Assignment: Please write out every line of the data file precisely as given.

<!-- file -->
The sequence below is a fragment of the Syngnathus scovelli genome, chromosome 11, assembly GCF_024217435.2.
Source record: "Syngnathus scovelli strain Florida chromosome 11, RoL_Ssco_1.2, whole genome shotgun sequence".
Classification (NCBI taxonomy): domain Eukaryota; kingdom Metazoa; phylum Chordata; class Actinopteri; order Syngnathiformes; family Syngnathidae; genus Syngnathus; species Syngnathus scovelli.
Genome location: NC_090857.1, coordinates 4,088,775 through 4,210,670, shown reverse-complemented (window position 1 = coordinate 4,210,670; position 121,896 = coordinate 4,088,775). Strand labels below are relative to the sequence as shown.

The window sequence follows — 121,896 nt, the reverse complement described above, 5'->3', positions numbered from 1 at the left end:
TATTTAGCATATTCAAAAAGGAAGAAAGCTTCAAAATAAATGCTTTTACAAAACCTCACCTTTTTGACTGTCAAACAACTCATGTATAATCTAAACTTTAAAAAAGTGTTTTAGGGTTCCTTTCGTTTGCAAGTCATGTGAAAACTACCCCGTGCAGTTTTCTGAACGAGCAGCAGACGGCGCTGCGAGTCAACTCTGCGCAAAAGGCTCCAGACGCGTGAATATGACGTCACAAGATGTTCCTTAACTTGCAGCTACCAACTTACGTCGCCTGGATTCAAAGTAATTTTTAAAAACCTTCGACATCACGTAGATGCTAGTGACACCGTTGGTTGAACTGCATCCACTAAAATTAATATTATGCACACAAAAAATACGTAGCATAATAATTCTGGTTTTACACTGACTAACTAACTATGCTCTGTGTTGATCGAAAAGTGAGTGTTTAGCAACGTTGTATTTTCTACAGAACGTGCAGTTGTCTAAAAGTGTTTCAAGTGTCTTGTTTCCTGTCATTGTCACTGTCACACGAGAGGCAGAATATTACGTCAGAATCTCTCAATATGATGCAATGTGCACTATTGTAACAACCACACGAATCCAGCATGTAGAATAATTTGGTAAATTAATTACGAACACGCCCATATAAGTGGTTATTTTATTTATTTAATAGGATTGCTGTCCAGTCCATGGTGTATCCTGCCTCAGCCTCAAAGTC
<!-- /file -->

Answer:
The sequence below is a fragment of the Syngnathus scovelli genome, chromosome 11, assembly GCF_024217435.2.
Source record: "Syngnathus scovelli strain Florida chromosome 11, RoL_Ssco_1.2, whole genome shotgun sequence".
Classification (NCBI taxonomy): domain Eukaryota; kingdom Metazoa; phylum Chordata; class Actinopteri; order Syngnathiformes; family Syngnathidae; genus Syngnathus; species Syngnathus scovelli.
Genome location: NC_090857.1, coordinates 4,088,775 through 4,210,670, shown reverse-complemented (window position 1 = coordinate 4,210,670; position 121,896 = coordinate 4,088,775). Strand labels below are relative to the sequence as shown.

The window sequence follows — 121,896 nt, the reverse complement described above, 5'->3', positions numbered from 1 at the left end:
TATTTAGCATATTCAAAAAGGAAGAAAGCTTCAAAATAAATGCTTTTACAAAACCTCACCTTTTTGACTGTCAAACAACTCATGTATAATCTAAACTTTAAAAAAGTGTTTTAGGGTTCCTTTCGTTTGCAAGTCATGTGAAAACTACCCCGTGCAGTTTTCTGAACGAGCAGCAGACGGCGCTGCGAGTCAACTCTGCGCAAAAGGCTCCAGACGCGTGAATATGACGTCACAAGATGTTCCTTAACTTGCAGCTACCAACTTACGTCGCCTGGATTCAAAGTAATTTTTAAAAACCTTCGACATCACGTAGATGCTAGTGACACCGTTGGTTGAACTGCATCCACTAAAATTAATATTATGCACACAAAAAATACGTAGCATAATAATTCTGGTTTTACACTGACTAACTAACTATGCTCTGTGTTGATCGAAAAGTGAGTGTTTAGCAACGTTGTATTTTCTACAGAACGTGCAGTTGTCTAAAAGTGTTTCAAGTGTCTTGTTTCCTGTCATTGTCACTGTCACACGAGAGGCAGAATATTACGTCAGAATCTCTCAATATGATGCAATGTGCACTATTGTAACAACCACACGAATCCAGCATGTAGAATAATTTGGTAAATTAATTACGAACACGCCCATATAAGTGGTTATTTTATTTATTTAATAGGATTGCTGTCCAGTCCATGGTGTATCCTGCCTCAGCCTCAAAGTC